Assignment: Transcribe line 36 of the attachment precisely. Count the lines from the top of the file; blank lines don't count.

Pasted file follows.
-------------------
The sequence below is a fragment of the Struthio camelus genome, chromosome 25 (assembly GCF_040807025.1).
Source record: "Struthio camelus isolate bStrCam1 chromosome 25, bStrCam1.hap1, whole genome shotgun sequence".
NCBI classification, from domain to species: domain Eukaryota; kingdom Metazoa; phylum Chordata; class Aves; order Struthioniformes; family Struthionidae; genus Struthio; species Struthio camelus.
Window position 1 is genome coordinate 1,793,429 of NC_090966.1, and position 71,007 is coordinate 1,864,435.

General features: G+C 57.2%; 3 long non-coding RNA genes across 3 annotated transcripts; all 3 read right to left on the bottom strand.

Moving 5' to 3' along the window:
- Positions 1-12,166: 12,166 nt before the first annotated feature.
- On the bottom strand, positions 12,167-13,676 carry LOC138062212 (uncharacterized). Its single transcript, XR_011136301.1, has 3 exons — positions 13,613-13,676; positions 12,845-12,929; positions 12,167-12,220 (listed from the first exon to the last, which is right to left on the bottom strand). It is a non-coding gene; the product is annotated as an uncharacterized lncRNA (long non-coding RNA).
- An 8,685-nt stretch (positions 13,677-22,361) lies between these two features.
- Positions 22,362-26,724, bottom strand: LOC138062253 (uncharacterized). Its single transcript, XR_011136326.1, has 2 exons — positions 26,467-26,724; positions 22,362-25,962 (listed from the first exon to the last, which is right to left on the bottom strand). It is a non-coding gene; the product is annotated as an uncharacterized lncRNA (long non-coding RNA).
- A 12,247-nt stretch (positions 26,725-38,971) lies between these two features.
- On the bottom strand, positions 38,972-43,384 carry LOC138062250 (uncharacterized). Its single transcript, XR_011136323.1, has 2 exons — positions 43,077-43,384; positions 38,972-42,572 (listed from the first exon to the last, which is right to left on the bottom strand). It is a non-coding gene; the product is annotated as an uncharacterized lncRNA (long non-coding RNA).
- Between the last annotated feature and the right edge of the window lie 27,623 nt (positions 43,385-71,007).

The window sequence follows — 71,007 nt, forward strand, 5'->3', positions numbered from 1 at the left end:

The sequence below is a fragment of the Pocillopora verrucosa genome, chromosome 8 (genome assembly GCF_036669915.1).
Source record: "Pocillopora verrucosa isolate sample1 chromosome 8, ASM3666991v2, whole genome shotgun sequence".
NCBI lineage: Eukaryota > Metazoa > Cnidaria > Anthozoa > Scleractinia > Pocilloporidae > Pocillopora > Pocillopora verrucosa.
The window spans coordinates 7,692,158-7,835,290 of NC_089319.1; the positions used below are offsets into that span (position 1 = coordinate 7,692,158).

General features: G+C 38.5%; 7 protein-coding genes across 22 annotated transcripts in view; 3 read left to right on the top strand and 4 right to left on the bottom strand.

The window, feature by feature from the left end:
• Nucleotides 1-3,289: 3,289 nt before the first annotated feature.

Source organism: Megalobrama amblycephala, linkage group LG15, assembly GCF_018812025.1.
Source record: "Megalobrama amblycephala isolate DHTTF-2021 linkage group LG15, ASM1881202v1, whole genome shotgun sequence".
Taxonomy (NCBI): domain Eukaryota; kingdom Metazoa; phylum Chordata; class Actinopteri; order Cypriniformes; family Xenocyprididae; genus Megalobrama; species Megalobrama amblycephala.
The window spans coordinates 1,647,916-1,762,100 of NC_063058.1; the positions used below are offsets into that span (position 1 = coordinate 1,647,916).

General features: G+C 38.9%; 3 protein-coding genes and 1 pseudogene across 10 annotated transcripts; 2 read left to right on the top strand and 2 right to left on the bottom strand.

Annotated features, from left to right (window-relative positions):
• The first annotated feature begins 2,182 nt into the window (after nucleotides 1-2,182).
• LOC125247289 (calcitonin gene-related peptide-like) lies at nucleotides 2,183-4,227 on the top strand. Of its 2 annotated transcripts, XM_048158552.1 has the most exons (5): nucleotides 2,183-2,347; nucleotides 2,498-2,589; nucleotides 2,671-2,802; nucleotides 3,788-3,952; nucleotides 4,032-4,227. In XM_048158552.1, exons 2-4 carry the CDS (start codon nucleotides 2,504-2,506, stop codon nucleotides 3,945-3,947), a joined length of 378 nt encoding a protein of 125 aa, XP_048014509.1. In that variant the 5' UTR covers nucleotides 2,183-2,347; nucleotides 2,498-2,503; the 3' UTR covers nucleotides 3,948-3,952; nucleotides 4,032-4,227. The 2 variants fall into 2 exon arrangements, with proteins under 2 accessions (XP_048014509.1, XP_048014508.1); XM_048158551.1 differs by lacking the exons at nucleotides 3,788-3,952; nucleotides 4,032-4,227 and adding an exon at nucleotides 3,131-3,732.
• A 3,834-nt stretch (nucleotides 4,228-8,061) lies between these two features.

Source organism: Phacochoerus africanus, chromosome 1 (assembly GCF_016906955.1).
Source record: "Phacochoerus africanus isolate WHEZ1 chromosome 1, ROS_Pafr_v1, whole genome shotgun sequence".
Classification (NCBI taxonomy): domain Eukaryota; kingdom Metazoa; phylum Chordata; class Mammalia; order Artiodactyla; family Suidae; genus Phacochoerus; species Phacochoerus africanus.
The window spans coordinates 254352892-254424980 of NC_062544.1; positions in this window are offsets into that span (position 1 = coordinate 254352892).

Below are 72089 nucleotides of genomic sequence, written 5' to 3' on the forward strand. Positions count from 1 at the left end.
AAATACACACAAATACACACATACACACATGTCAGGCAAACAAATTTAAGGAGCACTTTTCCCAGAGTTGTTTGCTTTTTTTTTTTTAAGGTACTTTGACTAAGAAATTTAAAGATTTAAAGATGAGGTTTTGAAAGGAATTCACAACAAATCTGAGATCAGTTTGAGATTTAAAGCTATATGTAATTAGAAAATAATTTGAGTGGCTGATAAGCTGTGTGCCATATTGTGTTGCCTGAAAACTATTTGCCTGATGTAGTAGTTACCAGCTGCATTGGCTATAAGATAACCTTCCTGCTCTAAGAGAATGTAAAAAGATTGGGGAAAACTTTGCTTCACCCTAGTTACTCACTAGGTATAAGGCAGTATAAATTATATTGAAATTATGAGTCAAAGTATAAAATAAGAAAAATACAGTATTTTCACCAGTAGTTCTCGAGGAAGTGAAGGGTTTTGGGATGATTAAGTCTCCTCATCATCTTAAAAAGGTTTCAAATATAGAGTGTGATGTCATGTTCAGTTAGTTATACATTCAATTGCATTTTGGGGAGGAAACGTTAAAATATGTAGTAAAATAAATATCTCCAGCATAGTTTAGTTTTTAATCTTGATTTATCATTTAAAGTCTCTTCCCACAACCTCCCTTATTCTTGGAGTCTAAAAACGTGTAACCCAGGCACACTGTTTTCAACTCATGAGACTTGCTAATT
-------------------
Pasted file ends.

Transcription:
AAATACACACAAATACACACATACACACATGTCAGGCAAACAAATTTAAGGAGCACTTTTCCCAGAGTTGTTTGCTTTTTTTTTTTTAAGGTACTTTGACTAAGAAATTTAAAGATTTAAAGATGAGGTTTTGAAAGGAATTCACAACAAATCTGAGATCAGTTTGAGATTTAAAGCTATATGTAATTAGAAAATAATTTGAGTGGCTGATAAGCTGTGTGCCATATTGTGTTGCCTGAAAACTATTTGCCTGATGTAGTAGTTACCAGCTGCATTGGCTATAAGATAACCTTCCTGCTCTAAGAGAATGTAAAAAGATTGGGGAAAACTTTGCTTCACCCTAGTTACTCACTAGGTATAAGGCAGTATAAATTATATTGAAATTATGAGTCAAAGTATAAAATAAGAAAAATACAGTATTTTCACCAGTAGTTCTCGAGGAAGTGAAGGGTTTTGGGATGATTAAGTCTCCTCATCATCTTAAAAAGGTTTCAAATATAGAGTGTGATGTCATGTTCAGTTAGTTATACATTCAATTGCATTTTGGGGAGGAAACGTTAAAATATGTAGTAAAATAAATATCTCCAGCATAGTTTAGTTTTTAATCTTGATTTATCATTTAAAGTCTCTTCCCACAACCTCCCTTATTCTTGGAGTCTAAAAACGTGTAACCCAGGCACACTGTTTTCAACTCATGAGACTTGCTAATT